Today’s Wonder of the Day was inspired by Xavier. Xavier Wonders, “Why are there states?” Thanks for WONDERing with us, Xavier!
Do you live in Kentucky, Massachusetts, Pennsylvania, or Virginia? If you do, you may hear your state referred to as a commonwealth. For example, while a neighbor to the north might say he's from the “State of Indiana," a Kentucky resident might say he's from the “Commonwealth of Kentucky."
Is there a difference between a state and a commonwealth? Are commonwealths not really states? Don't worry! If you live in Kentucky, Massachusetts, Pennsylvania, or Virginia, you still live in one of the United States.
There's no constitutional difference between a state and a commonwealth. The states that call themselves commonwealths simply chose an older, more traditional word than “state" for their official titles.
“Commonwealth" is an old term that refers to an organized political community — what most of us today would simply call a state — governed by the people, not a king. The term emphasizes the fact that citizens have chosen a government based upon the common of the people for the common wealth — or welfare — of those people.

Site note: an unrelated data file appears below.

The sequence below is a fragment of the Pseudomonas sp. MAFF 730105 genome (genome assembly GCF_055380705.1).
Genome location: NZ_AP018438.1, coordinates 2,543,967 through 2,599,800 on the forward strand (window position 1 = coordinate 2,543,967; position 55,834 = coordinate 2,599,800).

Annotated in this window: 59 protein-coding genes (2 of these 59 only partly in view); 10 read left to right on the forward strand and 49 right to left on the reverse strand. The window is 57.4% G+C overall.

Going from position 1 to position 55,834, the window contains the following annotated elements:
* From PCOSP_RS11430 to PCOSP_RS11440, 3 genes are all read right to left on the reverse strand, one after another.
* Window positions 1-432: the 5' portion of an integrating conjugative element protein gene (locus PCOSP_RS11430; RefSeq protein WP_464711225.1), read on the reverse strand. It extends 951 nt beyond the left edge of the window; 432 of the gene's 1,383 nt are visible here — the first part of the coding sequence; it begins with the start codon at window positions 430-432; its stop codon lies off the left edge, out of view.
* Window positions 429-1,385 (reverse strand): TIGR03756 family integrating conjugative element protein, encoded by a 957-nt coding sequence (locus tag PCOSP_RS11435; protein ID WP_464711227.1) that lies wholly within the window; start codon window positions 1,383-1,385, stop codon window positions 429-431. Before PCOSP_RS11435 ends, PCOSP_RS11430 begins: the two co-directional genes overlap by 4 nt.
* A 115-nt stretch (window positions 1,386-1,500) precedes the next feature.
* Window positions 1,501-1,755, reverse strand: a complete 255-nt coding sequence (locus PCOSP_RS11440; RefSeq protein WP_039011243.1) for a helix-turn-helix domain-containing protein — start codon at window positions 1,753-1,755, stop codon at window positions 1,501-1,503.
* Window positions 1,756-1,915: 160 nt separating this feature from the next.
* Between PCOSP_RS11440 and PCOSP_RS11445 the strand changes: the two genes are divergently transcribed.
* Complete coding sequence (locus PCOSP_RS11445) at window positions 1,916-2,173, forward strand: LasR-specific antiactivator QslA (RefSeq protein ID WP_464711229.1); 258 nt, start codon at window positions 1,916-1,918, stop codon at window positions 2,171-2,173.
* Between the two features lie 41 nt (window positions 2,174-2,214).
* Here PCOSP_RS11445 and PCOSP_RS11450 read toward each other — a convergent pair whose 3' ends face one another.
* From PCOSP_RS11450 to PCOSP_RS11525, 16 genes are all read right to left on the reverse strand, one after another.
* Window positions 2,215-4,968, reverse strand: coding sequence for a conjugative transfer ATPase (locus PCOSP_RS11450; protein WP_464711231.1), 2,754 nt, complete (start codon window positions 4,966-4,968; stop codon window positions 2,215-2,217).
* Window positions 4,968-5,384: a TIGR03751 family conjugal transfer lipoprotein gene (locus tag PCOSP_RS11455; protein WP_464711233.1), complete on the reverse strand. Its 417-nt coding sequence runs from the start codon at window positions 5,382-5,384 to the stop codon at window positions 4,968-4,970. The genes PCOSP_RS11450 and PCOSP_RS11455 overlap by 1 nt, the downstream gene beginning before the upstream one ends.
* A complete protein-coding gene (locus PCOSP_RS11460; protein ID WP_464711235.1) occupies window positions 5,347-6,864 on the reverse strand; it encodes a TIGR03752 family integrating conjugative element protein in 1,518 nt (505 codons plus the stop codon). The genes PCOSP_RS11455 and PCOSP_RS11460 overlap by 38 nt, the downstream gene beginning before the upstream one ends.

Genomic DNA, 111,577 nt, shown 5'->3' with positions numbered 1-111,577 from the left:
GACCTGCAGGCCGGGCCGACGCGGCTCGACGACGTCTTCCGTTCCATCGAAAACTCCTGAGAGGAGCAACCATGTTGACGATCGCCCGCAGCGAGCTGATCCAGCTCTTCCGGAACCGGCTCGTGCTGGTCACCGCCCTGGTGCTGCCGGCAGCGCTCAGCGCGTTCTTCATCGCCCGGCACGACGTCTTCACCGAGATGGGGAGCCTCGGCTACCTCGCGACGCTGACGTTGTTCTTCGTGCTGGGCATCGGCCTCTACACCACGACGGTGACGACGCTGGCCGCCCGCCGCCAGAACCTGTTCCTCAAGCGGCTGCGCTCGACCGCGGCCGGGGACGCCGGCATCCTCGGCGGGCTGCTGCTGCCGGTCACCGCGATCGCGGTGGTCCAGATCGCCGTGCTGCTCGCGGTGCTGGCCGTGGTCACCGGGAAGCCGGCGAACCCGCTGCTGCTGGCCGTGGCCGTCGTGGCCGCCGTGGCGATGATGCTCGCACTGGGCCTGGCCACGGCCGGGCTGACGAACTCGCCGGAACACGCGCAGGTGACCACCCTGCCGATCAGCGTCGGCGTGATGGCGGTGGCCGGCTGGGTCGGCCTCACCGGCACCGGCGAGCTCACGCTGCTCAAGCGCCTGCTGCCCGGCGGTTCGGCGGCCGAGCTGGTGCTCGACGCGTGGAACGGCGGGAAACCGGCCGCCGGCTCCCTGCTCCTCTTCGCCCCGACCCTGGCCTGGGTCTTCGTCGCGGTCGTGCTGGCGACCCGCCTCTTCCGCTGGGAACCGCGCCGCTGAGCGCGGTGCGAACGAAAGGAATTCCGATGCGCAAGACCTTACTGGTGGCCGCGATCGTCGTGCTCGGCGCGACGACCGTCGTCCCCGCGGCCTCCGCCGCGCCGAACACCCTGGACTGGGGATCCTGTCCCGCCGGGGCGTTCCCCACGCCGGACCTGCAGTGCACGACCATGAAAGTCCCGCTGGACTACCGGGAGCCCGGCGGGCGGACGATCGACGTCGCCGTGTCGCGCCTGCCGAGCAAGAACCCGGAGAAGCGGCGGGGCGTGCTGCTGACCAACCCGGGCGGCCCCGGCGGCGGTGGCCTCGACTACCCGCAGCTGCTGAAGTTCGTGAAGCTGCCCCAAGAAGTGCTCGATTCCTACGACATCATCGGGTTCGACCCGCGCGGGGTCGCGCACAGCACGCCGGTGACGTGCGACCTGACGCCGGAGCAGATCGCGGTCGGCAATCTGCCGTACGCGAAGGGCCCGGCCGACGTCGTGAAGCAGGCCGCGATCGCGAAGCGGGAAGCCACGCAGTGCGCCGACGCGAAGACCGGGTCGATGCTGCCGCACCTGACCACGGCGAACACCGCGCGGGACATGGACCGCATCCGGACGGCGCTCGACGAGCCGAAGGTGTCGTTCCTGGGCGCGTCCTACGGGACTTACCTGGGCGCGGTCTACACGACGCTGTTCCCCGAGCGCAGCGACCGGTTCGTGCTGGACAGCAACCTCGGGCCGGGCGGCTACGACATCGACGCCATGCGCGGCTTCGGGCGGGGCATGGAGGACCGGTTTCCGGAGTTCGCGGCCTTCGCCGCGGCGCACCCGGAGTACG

The term was used by citizens who wanted to distance themselves from their earlier royal colony status under the reign of the King of Great Britain. In fact, the period of British history during which Parliament ruled instead of a king is known as the Commonwealth Period.
Massachusetts, Pennsylvania, and Virginia were three of the most active colonies in the time leading up to the American Revolution. So it's no surprise that these states declared themselves commonwealths upon independence. But what about Kentucky?
Before it became a state, Kentucky was simply the large western part of Virginia. Back then, it was called Transylvania. When it became a state in 1792, it kept the commonwealth name used by Virginia.
Today, the term commonwealth also has another meaning within the United States government. It is used to refer to territories that govern themselves but are voluntarily united with the U.S.
These areas are protected by the U.S., but they don't qualify for all the benefits of statehood, such as representation in Congress. There are currently two such territories considered commonwealths: Puerto Rico and the Northern Mariana Islands (north of Australia).